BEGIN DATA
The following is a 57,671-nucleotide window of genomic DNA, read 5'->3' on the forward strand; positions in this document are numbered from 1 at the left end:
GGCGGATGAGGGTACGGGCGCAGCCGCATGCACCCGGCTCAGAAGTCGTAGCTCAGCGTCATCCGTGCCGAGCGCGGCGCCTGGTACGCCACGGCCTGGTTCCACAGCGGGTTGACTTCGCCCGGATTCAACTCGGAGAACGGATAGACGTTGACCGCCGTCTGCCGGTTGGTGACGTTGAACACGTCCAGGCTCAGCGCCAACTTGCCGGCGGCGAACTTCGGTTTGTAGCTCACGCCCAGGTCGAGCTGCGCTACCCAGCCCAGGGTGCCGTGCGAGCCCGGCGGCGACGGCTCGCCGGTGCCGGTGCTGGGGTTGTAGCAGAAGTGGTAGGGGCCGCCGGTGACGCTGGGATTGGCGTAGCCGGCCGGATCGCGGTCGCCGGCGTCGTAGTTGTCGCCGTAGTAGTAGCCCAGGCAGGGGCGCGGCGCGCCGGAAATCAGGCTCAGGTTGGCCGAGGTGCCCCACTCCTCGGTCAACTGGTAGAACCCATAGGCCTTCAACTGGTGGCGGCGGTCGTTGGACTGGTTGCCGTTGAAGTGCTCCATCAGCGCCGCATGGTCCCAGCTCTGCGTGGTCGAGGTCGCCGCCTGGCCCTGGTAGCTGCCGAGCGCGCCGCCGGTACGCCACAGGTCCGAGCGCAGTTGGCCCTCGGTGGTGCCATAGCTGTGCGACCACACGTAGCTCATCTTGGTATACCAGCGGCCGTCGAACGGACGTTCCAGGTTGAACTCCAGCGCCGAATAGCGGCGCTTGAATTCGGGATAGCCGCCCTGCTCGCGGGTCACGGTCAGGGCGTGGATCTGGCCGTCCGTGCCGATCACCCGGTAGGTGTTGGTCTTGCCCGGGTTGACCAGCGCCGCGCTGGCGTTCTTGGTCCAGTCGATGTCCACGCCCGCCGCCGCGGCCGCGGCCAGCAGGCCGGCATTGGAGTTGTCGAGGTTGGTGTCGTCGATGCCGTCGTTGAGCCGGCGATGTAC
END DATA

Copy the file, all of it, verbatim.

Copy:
The following is a 57,671-nucleotide window of genomic DNA, read 5'->3' on the forward strand; positions in this document are numbered from 1 at the left end:
GGCGGATGAGGGTACGGGCGCAGCCGCATGCACCCGGCTCAGAAGTCGTAGCTCAGCGTCATCCGTGCCGAGCGCGGCGCCTGGTACGCCACGGCCTGGTTCCACAGCGGGTTGACTTCGCCCGGATTCAACTCGGAGAACGGATAGACGTTGACCGCCGTCTGCCGGTTGGTGACGTTGAACACGTCCAGGCTCAGCGCCAACTTGCCGGCGGCGAACTTCGGTTTGTAGCTCACGCCCAGGTCGAGCTGCGCTACCCAGCCCAGGGTGCCGTGCGAGCCCGGCGGCGACGGCTCGCCGGTGCCGGTGCTGGGGTTGTAGCAGAAGTGGTAGGGGCCGCCGGTGACGCTGGGATTGGCGTAGCCGGCCGGATCGCGGTCGCCGGCGTCGTAGTTGTCGCCGTAGTAGTAGCCCAGGCAGGGGCGCGGCGCGCCGGAAATCAGGCTCAGGTTGGCCGAGGTGCCCCACTCCTCGGTCAACTGGTAGAACCCATAGGCCTTCAACTGGTGGCGGCGGTCGTTGGACTGGTTGCCGTTGAAGTGCTCCATCAGCGCCGCATGGTCCCAGCTCTGCGTGGTCGAGGTCGCCGCCTGGCCCTGGTAGCTGCCGAGCGCGCCGCCGGTACGCCACAGGTCCGAGCGCAGTTGGCCCTCGGTGGTGCCATAGCTGTGCGACCACACGTAGCTCATCTTGGTATACCAGCGGCCGTCGAACGGACGTTCCAGGTTGAACTCCAGCGCCGAATAGCGGCGCTTGAATTCGGGATAGCCGCCCTGCTCGCGGGTCACGGTCAGGGCGTGGATCTGGCCGTCCGTGCCGATCACCCGGTAGGTGTTGGTCTTGCCCGGGTTGACCAGCGCCGCGCTGGCGTTCTTGGTCCAGTCGATGTCCACGCCCGCCGCCGCGGCCGCGGCCAGCAGGCCGGCATTGGAGTTGTCGAGGTTGGTGTCGTCGATGCCGTCGTTGAGCCGGCGATGTAC